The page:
“How to heat crawl space? – recommendation needed”

Photo by PoPville flickr user Mr.TinDC

“Dear PoPville,

I recently had the 3-foot high crawl space of our row home/3-unit condo building conditioned, with spray foam used on all perimeter walls, and then sealed the crawl space entrance as well as any vents, and added vapor barrier to floor. It was recommended that I add a heat source to the crawl space so that my floors are not freezing cold (I am in first floor unit above crawl space). Can anyone recommend a person to evaluation my situation and make a recommendation on how to safely provide heat to the crawl space?”

15 Comment

  • Pablo Raw

    2nd. to last parragraph of page 2 of this buildingscience.com/documents/bareports/ba-0401-conditioned-crawlspace-construction-performance-and-codes

  • I’m not a contractor, but I have watched a lot of Mike Holmes’ shows. If the crawl space isn’t heated, won’t that make a cold zone next to a warm zone, and cause condensation, mold, and rot? Seemingly the easiest solution would be to somehow allow your heat from the living space to transfer to the crawl space – via vent(s) or opening(s) of some sort.

    Also curious – is it a cement floor to the crawl space, or just vapor barrier over earth?

  • Don’t have an answer. But am looking to do the same thing to my crawl space. What company did you go with for the insulation, vaper, etc..? And were they good?


  • Shouldn’t the flipper have taken care of this? Seems like a glaring oversight.
    How expensive would it be to pull up your wood floor and install electric radiant heat?

  • I am in the same situation with our newly purchased rowhouse. Dirt crawlspace, no vapor barrier, one vent in the back, high humidity and cold floors. Who did you use for the vapor barrier and spray foam? Did you also bother with a dehumidifier? I have had no luck with anyone, besides pest control company, to return my requests for a quote.

    Do you have central heating with ducting in the crawlspace? That may provide enough heat to condition the space.

  • Wait…this thread raises a dumb question for me… We have a “semi-finished” basement, i.e. we put floating hardwoods on the cement slab at the bottom of our typical DC rowhouse basement. Does this mean we were supposed to put something else under there? It is pretty cold down there…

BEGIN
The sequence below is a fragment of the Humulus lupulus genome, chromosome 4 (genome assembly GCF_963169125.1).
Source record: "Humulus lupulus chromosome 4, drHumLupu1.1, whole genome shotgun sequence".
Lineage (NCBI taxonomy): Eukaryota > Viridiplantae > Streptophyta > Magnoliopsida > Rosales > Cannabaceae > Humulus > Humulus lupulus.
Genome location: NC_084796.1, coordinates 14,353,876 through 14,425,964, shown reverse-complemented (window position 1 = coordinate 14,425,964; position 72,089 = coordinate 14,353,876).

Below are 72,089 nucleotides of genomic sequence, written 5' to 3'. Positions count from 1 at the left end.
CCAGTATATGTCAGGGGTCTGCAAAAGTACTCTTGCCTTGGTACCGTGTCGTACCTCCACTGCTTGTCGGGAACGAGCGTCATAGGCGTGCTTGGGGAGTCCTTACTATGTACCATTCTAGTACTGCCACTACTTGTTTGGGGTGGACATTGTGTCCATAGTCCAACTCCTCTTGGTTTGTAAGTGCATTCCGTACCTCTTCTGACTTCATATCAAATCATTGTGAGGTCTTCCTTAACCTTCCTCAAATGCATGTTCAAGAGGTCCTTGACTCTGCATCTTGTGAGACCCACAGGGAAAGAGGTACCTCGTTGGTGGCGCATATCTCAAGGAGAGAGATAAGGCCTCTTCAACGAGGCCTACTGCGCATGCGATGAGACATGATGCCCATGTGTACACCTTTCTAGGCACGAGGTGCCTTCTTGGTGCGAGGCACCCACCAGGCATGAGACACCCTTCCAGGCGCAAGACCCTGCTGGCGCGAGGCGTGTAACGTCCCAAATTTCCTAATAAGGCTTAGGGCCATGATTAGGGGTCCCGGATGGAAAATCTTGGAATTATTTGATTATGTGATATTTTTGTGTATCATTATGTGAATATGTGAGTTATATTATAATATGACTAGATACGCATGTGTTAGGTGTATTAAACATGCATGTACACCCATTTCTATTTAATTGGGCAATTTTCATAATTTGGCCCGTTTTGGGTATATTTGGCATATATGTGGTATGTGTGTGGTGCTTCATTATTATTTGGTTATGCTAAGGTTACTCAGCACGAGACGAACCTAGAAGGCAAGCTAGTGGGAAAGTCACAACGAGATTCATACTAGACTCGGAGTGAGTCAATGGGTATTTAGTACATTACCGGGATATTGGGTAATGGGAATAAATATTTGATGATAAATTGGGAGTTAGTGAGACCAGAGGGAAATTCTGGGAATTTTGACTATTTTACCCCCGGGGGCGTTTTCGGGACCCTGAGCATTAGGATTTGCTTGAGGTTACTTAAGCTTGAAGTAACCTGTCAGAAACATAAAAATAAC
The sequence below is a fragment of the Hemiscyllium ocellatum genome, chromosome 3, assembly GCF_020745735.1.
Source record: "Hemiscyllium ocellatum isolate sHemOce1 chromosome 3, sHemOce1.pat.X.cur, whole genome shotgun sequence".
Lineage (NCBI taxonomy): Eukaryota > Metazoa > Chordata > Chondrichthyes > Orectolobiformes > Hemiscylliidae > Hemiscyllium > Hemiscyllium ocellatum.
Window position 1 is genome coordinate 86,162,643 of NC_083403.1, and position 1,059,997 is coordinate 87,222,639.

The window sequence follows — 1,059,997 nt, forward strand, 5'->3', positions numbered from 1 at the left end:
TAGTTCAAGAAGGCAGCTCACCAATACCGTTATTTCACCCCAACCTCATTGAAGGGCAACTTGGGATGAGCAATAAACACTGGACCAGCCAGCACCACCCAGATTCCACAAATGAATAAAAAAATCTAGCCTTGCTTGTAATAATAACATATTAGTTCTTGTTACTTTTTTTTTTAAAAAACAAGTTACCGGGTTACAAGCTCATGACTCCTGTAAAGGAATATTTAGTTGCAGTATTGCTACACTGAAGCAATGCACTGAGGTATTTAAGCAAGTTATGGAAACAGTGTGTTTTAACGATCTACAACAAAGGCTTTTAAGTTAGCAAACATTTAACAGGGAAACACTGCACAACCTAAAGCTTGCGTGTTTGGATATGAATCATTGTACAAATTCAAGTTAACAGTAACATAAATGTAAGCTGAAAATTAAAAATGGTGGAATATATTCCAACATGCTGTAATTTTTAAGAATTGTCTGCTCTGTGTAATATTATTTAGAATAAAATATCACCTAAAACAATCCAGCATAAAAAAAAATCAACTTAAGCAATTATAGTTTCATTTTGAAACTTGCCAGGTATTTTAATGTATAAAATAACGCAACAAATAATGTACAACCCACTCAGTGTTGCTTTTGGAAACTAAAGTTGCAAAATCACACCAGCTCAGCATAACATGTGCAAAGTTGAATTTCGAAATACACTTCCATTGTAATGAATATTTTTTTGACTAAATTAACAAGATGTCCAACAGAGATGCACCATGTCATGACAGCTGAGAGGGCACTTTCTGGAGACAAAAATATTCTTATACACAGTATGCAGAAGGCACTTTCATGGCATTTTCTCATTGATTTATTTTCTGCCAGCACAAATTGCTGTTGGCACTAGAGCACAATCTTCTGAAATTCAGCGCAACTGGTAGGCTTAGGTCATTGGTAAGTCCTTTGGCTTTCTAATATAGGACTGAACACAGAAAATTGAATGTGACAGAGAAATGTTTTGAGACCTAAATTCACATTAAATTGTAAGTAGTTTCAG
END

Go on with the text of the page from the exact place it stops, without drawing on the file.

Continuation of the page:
• I’ve never seen a conditioned crawl space before, but it would have been nice at one of my college apartments that sounds exactly like this row home.
    A good HVAC installer should be able to vent some of the air from the apartment to the crawlspace. See the following from http://www.epa.gov/indoorairplus/technical/moisture/1_4.html on a couple of ways it can be done. It would help if you have a return vent in the crawl space.
    Several retrofit radiant floor heating methods are out there, but if you only want to raise the temp of the crawl space a couple of degrees, and not heat the living spaces above it, venting the living spaces to it may be the best solution. I think the radiant floor systems are more for heating a living space.
    Good luck. It sounds like an interesting problem. There’s always area rugs.

  • Don’t waste money on a heat source. Add insulation to the underside of the floor with a vapor barrier between the floor and insulation. This will separate your floor from the cold crawlspace. Your floor will be the same temperature as the room above and the crawlspace will stay cold.

    The insulation on the crawlspace walls does little or nothing since hot air travels up, not sideways. The vapor barrier on the ground helps control most moisture, but does nothing to insulate the space. The crawlspace is still cold because the ground of the crawl space is the same temp as the outside ground temperature because of conduction (for conduction think of the handle of a metal spoon in a pot of boiling water or block of ice cream).

    Instead of adding machinery to ventilate your sealed crawlspace, I would reopen some vents in the walls and let natural circulation take care of it. If you insulate the underside of the floor you will have established the crawlspace as outside the thermal envelope of your house. Don’t waste money heating/ventilating spaces outside your thermal envelope (porches, attics, crawlspaces, etc.)

    • I’m suffering from this same problem with a rental unit that’s making my tennants unhappy. Why would you place a vapor barrier between the floor and the insulation…wouldn’t that allow for condensation and mosture somewhere in the assr either eventually rotting a wooden floor or destroying the insualtion?

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